- September 9, 2019
- Posted by: Angelo Robles
- Category: Alternative Investments, Asset Allocation, Wealth Management, White Paper
A perspective from Wellington Management and Cara Lafond, SFA and Multi-Asset Strategist.
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- Investors should consider establishing a core growth allocation emphasizing high-conviction, benchmark-agnostic strategies centered on downside mitigation
- We suggest complementing the core with a satellite allocation to strategies seeking exposure to areas of structural change in the global economy
- Setting a diversifier allocation with less sensitivity to equity-market movements may help support consistent lifestyle and philanthropic spending
- It may be prudent to maintain a modest position in stabilizers for purposes of liquidity and cushioning in flight-to-safety market environments
While the sleepy-volatility regime of 2017 may have lulled some investors into believing financial markets only go up, the abrupt return of volatility in 2018 has been a wake-up call, reminding people that capital appreciation is never risk-free. In a choppy environment, we believe it is essential to tune out the noise and focus on a long-term asset allocation strategy. In this paper, we share our asset allocation framework for family office investors and identify where we are finding return opportunities.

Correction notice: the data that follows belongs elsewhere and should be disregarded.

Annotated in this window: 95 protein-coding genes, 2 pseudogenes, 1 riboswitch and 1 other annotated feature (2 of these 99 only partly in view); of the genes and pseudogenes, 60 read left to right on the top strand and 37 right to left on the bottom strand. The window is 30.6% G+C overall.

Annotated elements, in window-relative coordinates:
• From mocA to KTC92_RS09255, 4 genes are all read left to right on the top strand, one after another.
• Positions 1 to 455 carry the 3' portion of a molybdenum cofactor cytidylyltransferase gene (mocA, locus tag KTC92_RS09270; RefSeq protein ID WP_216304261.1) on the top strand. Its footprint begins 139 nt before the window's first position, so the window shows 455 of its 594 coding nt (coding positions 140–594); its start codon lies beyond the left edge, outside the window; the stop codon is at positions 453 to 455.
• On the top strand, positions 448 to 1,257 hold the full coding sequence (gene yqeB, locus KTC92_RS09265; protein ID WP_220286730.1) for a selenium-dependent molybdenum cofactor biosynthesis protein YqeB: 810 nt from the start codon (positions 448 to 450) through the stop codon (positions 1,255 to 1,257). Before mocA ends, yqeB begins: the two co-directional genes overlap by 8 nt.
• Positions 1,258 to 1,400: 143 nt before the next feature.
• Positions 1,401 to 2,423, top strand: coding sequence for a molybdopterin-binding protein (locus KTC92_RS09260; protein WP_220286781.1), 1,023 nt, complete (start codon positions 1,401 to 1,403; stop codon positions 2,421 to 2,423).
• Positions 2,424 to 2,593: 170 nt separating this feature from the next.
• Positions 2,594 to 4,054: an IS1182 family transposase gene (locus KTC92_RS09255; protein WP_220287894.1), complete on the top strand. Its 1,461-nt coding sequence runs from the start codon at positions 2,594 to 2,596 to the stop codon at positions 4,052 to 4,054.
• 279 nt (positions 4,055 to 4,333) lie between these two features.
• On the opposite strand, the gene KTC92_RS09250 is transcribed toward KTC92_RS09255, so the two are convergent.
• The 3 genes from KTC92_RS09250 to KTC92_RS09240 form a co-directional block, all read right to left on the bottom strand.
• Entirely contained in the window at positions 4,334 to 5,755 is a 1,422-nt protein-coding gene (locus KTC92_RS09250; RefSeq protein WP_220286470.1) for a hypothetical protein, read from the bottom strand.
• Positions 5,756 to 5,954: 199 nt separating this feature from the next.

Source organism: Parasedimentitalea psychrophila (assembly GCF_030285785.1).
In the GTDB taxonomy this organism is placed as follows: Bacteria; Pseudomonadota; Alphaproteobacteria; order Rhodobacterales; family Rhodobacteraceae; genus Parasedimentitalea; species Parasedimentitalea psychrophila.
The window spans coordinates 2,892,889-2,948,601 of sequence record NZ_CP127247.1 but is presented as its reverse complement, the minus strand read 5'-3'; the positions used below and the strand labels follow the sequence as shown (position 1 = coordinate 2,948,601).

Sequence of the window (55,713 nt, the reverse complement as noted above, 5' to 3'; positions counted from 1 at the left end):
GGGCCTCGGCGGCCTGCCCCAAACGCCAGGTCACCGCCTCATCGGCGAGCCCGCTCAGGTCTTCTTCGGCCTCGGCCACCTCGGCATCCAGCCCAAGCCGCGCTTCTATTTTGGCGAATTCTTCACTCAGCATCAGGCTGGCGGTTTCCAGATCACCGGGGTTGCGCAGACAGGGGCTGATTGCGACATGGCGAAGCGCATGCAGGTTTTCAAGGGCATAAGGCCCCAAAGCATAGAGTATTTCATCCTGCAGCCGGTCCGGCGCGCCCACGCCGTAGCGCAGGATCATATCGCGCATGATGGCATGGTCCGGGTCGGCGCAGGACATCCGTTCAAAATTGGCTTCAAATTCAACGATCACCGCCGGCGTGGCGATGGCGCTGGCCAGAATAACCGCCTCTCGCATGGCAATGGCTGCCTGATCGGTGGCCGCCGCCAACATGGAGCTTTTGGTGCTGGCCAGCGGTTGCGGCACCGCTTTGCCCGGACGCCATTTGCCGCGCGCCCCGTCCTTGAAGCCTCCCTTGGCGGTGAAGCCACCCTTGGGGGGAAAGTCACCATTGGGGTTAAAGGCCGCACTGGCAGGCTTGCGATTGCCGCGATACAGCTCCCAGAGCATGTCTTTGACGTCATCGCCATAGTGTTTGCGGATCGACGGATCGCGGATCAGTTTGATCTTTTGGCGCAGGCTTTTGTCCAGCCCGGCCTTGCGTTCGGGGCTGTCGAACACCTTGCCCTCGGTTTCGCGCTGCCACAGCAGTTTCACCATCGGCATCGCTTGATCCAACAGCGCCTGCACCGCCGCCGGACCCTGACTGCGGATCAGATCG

At the core of our work with family offices, we seek to understand their needs, objectives, and risk tolerances. While no two families are alike, we do find similar threads that inform our investment strategy. For example, a common objective is often to fund philanthropic activities and to preserve and grow family asset bases for future generations. While a long-term horizon enables these investors to adopt a total-return mindset and measure success over market cycles, understanding which economic environments may create tailwinds or headwinds for various strategies can help form more realistic performance expectations. Further, we believe that to be successful stewards of family capital, private wealth investors must guard against drawdowns and behavioral biases that tempt them to deviate from long-term strategies at the worst possible times. This is a tall order in our current environment of rising interest rates, late-cycle dynamics, and divisive political discourse.